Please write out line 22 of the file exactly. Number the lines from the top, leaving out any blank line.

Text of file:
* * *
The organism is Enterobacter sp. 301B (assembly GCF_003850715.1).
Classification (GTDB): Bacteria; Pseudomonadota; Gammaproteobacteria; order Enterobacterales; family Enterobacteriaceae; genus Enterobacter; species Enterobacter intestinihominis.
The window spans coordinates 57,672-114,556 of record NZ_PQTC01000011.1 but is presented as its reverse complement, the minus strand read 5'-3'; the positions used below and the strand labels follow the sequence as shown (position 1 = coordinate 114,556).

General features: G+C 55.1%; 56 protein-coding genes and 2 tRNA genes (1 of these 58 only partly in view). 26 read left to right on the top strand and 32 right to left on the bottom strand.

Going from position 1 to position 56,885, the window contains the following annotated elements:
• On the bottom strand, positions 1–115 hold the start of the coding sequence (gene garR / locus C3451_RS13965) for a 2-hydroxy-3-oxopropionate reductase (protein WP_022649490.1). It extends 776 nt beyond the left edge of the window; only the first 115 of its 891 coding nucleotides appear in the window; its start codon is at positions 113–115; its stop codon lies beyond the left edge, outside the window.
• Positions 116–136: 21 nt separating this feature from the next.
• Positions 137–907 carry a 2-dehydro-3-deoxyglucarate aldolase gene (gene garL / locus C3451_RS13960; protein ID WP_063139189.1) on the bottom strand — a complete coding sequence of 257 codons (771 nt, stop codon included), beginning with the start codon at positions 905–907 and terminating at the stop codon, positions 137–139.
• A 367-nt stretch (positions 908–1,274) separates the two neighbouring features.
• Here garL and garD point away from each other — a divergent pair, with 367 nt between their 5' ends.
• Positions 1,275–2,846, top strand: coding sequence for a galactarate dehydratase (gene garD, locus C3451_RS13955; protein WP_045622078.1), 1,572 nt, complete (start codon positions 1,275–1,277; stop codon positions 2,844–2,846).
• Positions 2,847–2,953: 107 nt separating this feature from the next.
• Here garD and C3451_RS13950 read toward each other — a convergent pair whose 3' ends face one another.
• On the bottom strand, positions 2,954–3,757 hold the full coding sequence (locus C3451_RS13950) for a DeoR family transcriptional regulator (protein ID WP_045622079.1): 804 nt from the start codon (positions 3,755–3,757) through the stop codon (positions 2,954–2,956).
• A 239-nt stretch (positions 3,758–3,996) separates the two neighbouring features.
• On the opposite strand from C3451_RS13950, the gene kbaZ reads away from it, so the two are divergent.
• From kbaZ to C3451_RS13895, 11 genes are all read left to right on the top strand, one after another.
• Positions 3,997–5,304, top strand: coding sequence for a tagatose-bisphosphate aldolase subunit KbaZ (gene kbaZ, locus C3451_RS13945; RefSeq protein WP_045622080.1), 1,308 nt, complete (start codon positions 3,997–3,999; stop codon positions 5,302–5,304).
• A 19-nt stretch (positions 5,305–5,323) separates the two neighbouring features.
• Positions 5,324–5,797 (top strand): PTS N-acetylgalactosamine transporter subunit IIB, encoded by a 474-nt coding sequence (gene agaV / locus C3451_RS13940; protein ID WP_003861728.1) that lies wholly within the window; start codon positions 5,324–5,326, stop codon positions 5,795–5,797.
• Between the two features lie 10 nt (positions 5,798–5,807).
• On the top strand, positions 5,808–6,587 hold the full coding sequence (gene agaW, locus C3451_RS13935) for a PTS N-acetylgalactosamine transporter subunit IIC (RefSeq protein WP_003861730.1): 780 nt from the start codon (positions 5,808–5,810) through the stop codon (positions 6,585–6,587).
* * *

• On the top strand, positions 5,808–6,587 hold the full coding sequence (gene agaW, locus C3451_RS13935) for a PTS N-acetylgalactosamine transporter subunit IIC (RefSeq protein WP_003861730.1): 780 nt from the start codon (positions 5,808–5,810) through the stop codon (positions 6,585–6,587).